The Musical Genius of Duke Ellington

Anna Celenza – Johns Hopkins University

About Duke Ellington and His Musical Style

Edward Kennedy “Duke” Ellington (1899 – 1974) was one of the most prominent musical figures of the 20th century. Although his music was often defined as “jazz,” he sought to create a body of music “beyond category.” In fact, he preferred to be called simply an “American” composer. The breadth of Ellington’s output was astounding. In addition to writing hundreds of jazz standards, including “Mood Indigo” and “Don’t Get Around Much Anymore,” he served as the leader of America’s most stellar big band for nearly a half century and composed numerous film scores, musicals and large-scale orchestrated works. Even more importantly, he was one of the most prominent Black public figures in American history.

Duke Ellington Music & History 

Born and raised in Washington, DC, Ellington was acutely aware of American politics. All his life, he served as a leader committed to civil rights, equality, and America’s role in the world. Although nearly 50 years have passed since Ellington’s death, his music still permeates society, not just in the jazz club or concert hall, but also via film, advertising, and the art of sampling. What is it about Ellington and his music that has made his legacy so enduring? Using music examples, film clips, and historic photos, Professor Celenza will explore a range of answers to this question and reveal the genius of Duke Ellington as a pianist, bandleader, composer, and public intellectual.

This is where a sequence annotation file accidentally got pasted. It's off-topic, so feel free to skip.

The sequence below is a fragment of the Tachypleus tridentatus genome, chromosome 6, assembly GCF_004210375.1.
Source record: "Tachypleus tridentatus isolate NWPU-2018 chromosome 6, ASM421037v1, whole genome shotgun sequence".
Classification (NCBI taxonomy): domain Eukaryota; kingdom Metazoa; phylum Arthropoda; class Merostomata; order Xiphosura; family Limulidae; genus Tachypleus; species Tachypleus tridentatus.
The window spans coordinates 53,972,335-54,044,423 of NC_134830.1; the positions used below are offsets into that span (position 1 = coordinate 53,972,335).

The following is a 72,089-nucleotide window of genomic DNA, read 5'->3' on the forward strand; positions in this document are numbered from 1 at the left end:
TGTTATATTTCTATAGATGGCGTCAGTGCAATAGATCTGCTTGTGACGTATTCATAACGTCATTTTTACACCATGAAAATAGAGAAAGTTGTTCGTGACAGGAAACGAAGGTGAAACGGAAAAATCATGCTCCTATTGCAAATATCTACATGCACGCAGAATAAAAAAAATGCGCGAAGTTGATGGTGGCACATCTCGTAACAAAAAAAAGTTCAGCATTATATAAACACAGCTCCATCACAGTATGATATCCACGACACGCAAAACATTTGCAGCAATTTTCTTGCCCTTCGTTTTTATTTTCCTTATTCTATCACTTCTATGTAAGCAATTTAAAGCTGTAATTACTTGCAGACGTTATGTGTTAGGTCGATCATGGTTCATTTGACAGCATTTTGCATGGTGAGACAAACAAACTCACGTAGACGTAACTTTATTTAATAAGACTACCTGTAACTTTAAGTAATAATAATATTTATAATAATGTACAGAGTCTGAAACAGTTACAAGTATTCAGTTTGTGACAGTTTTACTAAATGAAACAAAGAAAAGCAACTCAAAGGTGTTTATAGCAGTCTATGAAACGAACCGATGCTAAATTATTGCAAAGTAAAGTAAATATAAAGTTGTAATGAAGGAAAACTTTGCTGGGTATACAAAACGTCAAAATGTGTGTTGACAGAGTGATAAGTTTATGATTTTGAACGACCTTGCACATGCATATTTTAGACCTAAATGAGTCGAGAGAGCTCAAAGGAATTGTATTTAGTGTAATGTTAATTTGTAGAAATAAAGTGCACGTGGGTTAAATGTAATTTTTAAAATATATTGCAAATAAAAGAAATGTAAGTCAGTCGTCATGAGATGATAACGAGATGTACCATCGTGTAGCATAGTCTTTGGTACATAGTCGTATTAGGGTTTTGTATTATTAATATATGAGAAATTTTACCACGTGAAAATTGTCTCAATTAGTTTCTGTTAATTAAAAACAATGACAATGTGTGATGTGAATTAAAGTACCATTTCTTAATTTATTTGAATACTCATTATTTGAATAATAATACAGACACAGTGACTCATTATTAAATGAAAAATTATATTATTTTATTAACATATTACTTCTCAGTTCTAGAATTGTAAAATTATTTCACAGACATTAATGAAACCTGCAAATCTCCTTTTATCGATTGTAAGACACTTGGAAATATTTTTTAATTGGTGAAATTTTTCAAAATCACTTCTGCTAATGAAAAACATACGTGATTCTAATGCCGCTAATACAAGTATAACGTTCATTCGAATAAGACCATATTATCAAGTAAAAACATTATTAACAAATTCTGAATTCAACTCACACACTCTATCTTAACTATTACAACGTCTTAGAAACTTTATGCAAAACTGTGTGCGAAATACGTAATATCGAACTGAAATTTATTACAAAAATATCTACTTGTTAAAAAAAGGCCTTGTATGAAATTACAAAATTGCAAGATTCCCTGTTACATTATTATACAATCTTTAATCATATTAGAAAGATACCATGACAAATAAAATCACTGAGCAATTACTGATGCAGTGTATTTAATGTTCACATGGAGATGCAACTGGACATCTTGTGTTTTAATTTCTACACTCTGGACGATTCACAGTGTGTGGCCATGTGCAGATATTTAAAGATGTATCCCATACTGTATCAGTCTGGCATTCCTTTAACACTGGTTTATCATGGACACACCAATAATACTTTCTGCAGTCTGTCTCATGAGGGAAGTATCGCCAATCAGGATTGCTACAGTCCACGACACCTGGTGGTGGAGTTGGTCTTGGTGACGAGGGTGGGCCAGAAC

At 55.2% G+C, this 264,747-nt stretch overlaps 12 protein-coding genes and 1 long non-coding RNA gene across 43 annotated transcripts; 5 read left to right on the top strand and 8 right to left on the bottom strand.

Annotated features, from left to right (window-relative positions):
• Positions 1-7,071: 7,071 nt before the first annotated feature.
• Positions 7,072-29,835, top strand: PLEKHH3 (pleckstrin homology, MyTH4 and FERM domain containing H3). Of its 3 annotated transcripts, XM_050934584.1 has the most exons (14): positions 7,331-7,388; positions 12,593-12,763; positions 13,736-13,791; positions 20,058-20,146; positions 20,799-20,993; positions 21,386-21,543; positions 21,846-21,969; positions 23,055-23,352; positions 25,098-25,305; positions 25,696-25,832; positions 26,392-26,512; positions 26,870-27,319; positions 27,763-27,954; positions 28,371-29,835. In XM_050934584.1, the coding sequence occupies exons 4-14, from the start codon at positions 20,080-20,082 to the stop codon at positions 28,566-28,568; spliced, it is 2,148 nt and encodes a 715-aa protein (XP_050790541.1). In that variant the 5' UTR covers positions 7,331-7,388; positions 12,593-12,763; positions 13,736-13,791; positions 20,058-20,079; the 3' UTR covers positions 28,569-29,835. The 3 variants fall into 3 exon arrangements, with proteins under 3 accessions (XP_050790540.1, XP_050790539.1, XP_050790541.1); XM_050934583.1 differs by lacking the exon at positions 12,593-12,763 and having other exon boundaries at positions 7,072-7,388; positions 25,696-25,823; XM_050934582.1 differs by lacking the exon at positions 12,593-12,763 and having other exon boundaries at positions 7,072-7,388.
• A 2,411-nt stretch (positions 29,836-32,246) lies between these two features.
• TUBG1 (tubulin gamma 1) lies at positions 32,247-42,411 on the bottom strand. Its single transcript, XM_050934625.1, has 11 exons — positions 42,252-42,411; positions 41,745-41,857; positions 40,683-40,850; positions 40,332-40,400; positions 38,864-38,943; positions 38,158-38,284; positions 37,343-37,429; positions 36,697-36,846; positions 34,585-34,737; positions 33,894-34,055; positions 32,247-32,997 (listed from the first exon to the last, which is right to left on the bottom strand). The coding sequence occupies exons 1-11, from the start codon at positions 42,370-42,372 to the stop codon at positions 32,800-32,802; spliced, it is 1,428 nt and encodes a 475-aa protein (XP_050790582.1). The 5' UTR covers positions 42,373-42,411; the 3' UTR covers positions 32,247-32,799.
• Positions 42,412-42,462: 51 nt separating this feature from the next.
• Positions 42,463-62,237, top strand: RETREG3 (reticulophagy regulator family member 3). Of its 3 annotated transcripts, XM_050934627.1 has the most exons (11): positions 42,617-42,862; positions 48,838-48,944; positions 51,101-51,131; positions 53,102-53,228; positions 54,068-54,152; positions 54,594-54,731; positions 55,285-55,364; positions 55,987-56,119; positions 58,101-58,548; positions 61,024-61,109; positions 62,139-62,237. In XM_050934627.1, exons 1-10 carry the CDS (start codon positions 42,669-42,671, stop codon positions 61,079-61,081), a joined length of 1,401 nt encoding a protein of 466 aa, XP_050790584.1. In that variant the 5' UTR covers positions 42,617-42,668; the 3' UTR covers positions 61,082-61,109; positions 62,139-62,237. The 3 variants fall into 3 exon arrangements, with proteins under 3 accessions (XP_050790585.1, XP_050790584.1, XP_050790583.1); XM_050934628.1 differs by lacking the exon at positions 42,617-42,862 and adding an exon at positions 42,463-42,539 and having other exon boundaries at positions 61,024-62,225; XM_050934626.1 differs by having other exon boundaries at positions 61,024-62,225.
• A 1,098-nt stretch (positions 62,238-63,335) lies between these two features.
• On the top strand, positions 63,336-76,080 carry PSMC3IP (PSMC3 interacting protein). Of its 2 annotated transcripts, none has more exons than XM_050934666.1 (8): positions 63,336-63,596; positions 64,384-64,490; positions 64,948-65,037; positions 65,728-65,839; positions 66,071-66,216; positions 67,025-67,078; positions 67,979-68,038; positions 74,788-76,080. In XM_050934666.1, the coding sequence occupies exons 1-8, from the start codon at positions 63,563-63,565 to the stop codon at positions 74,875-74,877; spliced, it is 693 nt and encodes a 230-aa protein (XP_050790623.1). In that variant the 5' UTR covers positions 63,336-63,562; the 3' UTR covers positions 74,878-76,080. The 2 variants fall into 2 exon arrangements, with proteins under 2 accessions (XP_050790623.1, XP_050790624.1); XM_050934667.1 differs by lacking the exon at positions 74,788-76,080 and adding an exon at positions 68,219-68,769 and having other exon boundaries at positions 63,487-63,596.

Discussion Questions From The Musical Genius of Duke Ellington

  1. How did Ellington’s formative years in Washington DC shape his approach to music composition?
  1. Ellington belonged to the first generation of musicians raised on recorded music, film, and radio. In what ways do you think this technology helped and/or hurt his career?
  1. The US State Department’s Jazz Ambassador Program was a product of the Cold War. Do you think jazz served as an effective weapon for promoting Democracy? Why do you think Ellington was chosen for the program in the 1960s?

Learn More about Duke Ellington’s Music

Learn more about Duke Ellington’s music by checking out our wide array of music history lectures here.